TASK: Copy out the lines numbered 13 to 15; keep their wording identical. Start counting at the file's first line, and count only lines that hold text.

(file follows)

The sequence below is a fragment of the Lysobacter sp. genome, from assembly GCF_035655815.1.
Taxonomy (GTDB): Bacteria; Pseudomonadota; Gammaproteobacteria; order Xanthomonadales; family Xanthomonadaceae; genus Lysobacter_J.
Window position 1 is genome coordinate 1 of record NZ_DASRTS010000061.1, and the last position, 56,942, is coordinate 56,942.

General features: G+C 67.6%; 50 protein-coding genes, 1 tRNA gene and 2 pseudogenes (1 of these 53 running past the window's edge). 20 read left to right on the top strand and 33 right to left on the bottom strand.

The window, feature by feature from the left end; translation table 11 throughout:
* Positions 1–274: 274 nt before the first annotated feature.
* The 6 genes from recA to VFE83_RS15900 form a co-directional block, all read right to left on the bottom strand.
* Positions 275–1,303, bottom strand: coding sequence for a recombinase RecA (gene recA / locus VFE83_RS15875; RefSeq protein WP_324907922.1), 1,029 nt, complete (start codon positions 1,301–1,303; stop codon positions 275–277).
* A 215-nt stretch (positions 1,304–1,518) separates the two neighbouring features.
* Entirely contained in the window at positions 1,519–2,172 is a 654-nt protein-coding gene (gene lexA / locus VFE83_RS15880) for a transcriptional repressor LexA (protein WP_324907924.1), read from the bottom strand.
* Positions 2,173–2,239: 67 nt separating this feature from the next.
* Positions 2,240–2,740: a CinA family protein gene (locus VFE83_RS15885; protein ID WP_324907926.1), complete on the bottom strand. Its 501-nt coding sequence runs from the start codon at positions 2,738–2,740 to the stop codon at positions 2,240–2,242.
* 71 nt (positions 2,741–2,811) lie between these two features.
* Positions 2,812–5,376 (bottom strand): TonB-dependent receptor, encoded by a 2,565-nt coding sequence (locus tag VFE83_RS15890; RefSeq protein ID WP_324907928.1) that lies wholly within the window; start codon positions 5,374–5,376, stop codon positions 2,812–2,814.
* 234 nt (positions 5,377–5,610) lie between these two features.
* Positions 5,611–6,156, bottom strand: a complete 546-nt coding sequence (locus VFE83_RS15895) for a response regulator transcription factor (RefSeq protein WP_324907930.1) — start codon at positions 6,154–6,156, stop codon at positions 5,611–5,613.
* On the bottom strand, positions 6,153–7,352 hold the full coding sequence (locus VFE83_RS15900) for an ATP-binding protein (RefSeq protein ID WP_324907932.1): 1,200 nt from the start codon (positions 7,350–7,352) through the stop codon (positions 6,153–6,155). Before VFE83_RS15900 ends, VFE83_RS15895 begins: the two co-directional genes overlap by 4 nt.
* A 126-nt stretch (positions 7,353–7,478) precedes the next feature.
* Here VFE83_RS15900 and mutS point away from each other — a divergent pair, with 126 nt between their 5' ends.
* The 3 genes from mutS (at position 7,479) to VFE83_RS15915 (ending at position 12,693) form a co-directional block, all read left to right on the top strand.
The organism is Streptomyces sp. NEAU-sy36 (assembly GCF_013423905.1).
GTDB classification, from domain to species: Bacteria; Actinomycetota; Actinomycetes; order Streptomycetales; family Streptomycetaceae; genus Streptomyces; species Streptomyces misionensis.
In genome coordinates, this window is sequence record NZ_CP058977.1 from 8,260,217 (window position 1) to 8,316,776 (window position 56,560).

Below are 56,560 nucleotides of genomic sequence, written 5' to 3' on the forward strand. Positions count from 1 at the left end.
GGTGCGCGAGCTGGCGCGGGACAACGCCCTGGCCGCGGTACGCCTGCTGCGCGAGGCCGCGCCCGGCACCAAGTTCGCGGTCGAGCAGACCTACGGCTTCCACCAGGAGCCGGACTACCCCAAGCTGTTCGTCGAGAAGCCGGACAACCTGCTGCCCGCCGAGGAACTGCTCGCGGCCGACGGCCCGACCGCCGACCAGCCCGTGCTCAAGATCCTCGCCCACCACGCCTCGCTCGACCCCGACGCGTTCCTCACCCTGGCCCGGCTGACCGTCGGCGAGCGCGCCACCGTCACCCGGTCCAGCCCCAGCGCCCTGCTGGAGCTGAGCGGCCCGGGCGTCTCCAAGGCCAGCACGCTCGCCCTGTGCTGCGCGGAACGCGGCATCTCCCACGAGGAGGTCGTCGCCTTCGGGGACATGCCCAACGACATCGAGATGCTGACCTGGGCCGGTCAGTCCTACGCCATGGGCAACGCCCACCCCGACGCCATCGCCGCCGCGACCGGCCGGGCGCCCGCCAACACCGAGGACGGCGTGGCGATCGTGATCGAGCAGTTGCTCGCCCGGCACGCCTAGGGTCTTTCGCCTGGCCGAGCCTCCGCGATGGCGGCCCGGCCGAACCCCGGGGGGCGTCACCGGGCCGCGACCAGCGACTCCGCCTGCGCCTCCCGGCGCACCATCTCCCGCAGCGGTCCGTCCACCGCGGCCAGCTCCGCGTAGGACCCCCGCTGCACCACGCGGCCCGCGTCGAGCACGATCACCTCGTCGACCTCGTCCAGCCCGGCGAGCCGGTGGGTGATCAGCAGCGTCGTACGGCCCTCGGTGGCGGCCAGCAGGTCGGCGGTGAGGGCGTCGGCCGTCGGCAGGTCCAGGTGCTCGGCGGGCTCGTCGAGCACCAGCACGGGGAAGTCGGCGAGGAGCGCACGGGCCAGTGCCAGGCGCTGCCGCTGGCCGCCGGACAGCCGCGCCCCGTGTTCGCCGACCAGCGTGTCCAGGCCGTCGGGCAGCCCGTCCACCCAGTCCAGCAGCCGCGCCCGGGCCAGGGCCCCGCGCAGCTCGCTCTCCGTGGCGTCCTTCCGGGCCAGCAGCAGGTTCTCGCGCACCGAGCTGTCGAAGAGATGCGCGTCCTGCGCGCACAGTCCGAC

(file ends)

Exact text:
* 71 nt (positions 2,741–2,811) lie between these two features.
* Positions 2,812–5,376 (bottom strand): TonB-dependent receptor, encoded by a 2,565-nt coding sequence (locus tag VFE83_RS15890; RefSeq protein ID WP_324907928.1) that lies wholly within the window; start codon positions 5,374–5,376, stop codon positions 2,812–2,814.
* 234 nt (positions 5,377–5,610) lie between these two features.